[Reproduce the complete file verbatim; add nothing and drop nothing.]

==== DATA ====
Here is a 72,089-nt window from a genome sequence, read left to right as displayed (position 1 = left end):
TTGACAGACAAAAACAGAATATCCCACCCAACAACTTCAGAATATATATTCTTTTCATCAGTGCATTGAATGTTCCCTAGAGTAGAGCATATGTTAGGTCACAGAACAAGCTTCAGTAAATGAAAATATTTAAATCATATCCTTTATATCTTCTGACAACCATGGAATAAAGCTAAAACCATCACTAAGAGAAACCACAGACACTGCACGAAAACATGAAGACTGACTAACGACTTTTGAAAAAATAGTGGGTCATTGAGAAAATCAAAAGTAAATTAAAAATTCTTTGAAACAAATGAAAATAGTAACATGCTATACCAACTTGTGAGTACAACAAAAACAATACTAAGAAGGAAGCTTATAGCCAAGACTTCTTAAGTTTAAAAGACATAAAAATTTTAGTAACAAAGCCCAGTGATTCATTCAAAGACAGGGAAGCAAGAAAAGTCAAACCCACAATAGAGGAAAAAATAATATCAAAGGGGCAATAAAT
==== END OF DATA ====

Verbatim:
Here is a 72,089-nt window from a genome sequence, read left to right as displayed (position 1 = left end):
TTGACAGACAAAAACAGAATATCCCACCCAACAACTTCAGAATATATATTCTTTTCATCAGTGCATTGAATGTTCCCTAGAGTAGAGCATATGTTAGGTCACAGAACAAGCTTCAGTAAATGAAAATATTTAAATCATATCCTTTATATCTTCTGACAACCATGGAATAAAGCTAAAACCATCACTAAGAGAAACCACAGACACTGCACGAAAACATGAAGACTGACTAACGACTTTTGAAAAAATAGTGGGTCATTGAGAAAATCAAAAGTAAATTAAAAATTCTTTGAAACAAATGAAAATAGTAACATGCTATACCAACTTGTGAGTACAACAAAAACAATACTAAGAAGGAAGCTTATAGCCAAGACTTCTTAAGTTTAAAAGACATAAAAATTTTAGTAACAAAGCCCAGTGATTCATTCAAAGACAGGGAAGCAAGAAAAGTCAAACCCACAATAGAGGAAAAAATAATATCAAAGGGGCAATAAAT